The discourse of Mosiah, viewed against the practice of hereditary descent of the chief judgeship, raises the possibility that the major distinction between judge and king was the lawmaking power. Mosiah did not contest the right of the king to make laws, only to make iniquitous ones. A judge, however, could not even claim legislative powers and thus perforce governed by the divine law passed down from the fathers. (See Mosiah 29:15, 25.) Seemingly, by definition a lawmaker was suspect because he usurped the power of God, the maker of the traditional law. When the prophets said that the Lord should be king, they meant, at least in part, that he should make the laws.
 There was another biblical tradition that credited God with instituting kings among the Israelites. Roland de Vaux, Ancient Israel: Its Life and Institutions, trans. John McHugh, 2 vols. (New York: McGraw-Hill, 1961), 1:94.
 See also Judges 9:1–6; 2 Samuel 2:4; 1 Kings 16:21, 22; 2 Kings 8:20; 11:12.
 de Vaux, Ancient Israel, 1:149–52.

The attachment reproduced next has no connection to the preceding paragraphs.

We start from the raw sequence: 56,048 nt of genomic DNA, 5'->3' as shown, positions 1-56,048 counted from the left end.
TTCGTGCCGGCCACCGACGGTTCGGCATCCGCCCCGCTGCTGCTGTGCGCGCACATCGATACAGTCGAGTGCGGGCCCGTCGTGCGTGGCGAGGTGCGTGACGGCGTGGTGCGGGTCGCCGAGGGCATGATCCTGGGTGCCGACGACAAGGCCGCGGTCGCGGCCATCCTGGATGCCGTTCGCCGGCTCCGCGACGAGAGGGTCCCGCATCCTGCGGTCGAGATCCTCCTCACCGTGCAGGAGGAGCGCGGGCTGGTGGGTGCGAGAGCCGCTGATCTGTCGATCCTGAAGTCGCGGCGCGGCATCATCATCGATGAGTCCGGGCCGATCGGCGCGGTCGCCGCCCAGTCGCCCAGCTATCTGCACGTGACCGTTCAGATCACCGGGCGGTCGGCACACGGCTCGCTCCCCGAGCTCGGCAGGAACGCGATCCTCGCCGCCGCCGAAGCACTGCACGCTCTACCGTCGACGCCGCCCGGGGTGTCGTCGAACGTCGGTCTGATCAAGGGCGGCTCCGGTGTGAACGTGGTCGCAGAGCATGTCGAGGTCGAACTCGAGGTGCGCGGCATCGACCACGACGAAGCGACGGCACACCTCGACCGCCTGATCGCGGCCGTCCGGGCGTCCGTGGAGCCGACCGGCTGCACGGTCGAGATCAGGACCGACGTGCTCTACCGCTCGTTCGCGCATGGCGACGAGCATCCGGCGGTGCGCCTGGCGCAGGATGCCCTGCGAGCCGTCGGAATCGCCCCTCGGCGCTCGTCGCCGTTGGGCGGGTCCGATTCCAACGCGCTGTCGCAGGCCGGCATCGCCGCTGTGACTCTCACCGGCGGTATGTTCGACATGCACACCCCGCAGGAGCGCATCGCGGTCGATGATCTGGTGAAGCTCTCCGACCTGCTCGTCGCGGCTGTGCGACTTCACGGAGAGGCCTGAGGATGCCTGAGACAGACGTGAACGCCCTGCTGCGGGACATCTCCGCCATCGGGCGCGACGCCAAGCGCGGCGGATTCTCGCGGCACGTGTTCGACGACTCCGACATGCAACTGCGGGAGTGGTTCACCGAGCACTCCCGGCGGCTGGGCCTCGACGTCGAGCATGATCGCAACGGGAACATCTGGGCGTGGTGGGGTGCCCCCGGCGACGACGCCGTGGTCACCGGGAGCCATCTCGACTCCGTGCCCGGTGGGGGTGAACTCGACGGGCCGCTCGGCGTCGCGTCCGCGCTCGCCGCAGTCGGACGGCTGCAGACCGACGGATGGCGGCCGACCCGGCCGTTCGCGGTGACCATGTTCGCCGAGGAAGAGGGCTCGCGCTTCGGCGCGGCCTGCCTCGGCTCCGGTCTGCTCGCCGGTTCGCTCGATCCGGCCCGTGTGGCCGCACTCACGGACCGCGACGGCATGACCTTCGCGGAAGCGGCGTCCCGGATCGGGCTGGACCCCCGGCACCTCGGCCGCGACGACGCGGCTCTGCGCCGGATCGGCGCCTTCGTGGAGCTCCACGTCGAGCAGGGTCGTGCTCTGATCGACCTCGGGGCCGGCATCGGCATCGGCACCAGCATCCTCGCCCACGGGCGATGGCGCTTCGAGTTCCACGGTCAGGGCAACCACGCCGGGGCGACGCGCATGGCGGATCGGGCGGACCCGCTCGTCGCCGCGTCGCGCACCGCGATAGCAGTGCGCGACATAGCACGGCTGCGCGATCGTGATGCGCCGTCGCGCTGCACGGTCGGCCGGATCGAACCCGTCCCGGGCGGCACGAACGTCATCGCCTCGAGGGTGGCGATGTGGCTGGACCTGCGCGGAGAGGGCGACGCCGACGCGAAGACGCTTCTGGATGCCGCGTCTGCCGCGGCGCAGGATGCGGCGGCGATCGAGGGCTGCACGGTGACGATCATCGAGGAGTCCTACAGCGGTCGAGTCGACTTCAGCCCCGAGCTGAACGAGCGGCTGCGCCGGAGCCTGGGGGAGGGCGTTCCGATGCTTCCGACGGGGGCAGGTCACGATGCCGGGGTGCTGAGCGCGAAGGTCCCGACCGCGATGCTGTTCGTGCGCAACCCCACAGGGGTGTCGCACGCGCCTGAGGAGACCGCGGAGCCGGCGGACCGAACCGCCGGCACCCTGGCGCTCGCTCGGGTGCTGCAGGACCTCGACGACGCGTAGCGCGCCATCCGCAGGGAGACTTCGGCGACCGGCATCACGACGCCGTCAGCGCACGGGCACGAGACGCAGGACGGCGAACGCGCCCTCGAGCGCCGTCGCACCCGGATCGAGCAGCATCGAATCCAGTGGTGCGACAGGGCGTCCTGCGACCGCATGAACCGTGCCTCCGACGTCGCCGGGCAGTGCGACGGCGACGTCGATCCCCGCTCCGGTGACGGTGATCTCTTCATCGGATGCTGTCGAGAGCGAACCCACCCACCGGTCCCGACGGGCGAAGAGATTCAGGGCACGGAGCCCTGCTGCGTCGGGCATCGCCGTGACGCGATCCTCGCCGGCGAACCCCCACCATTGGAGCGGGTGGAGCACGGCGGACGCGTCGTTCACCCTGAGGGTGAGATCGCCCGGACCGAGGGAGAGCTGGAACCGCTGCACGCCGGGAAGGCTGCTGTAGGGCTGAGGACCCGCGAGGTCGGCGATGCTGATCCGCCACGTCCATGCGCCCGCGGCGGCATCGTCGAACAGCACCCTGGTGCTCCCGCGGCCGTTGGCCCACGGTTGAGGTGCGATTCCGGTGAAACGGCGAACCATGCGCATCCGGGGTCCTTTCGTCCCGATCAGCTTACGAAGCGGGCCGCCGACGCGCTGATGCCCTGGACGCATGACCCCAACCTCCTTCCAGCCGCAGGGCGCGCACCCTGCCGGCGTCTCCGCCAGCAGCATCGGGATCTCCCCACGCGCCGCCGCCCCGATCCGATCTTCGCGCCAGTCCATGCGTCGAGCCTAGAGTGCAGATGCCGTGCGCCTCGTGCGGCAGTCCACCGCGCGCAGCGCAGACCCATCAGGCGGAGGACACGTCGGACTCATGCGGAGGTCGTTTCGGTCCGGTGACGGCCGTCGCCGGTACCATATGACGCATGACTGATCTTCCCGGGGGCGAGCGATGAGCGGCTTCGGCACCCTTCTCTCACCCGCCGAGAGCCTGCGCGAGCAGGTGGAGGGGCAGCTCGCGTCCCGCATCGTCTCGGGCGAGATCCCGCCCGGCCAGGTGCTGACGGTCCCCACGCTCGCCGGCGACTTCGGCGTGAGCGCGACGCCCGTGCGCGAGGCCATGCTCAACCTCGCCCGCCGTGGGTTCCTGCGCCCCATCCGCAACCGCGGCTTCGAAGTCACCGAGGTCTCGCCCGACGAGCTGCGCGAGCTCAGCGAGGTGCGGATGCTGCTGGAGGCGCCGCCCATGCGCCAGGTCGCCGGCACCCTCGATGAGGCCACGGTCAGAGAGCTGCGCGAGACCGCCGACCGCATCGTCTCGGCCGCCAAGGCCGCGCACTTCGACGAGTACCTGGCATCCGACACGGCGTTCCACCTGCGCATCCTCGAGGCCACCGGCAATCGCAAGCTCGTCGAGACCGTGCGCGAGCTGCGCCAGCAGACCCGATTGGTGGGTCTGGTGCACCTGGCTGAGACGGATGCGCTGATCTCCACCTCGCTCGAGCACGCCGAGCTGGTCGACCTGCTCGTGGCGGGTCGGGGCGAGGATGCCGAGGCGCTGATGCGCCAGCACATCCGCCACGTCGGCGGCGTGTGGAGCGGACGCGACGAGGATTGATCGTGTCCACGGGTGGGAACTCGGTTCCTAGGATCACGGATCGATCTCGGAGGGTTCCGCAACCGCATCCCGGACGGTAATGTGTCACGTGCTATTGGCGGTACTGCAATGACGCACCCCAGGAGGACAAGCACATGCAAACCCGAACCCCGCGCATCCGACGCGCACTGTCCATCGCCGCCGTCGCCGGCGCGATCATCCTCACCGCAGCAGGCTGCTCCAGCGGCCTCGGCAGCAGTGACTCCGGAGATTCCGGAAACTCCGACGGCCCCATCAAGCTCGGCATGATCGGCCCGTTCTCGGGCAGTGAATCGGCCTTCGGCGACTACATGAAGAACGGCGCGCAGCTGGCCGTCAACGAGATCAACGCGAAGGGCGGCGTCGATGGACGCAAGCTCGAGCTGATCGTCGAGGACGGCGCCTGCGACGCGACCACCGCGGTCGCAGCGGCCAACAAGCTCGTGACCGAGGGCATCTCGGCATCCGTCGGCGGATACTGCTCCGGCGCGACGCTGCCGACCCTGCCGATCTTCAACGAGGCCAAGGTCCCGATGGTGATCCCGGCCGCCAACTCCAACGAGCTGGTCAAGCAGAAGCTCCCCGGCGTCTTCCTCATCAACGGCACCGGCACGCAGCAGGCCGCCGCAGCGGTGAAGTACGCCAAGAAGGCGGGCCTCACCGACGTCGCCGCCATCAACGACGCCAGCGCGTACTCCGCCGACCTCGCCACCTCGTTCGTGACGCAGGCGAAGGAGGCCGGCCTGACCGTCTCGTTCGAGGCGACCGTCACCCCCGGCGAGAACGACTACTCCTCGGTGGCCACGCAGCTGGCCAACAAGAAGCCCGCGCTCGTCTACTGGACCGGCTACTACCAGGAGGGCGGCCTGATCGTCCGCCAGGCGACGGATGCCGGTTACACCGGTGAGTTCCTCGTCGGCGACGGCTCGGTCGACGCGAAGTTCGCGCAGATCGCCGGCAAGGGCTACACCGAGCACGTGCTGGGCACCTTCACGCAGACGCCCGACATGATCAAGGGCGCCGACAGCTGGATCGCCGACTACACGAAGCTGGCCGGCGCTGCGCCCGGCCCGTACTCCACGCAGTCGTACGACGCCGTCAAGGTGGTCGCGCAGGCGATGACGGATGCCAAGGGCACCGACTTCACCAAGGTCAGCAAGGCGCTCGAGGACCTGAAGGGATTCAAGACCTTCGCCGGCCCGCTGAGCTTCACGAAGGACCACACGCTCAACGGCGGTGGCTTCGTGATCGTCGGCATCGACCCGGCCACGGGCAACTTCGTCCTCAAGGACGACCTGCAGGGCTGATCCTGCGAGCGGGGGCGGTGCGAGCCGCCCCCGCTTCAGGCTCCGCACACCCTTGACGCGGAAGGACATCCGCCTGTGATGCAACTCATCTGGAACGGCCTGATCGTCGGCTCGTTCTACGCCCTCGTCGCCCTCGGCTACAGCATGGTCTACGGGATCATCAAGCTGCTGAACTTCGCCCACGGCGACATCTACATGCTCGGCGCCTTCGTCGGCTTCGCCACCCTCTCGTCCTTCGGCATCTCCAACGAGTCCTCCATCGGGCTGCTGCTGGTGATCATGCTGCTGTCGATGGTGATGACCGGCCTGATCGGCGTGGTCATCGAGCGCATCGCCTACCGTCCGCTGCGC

This construction, of the Book of Mormon is confirmed by the recent discovery that certain sections of the book follow the intricate patterns of chiasmus characteristic of Hebrew writing. (See John W. Welch, “Chiasmus in the Book of Mormon,” chapter 2 in this volume). In many other details, which Hugh Nibley more than any other scholar has mastered, the Book of Mormon follows Hebrew and Near Eastern forms. (See Hugh Nibley, An Approach, 2nd ed.; Nibley Since Cumorah; and Nibley, Lehi in the Desert.) Nibley points out similarities to the Egyptian as well as the Jewish culture. At the time of Lehi’s exodus, the Jewish nation was under the political shadow of Egypt, and was soaking in Egyptian patterns of thought and behavior.
 Campbell, Delusions, 13.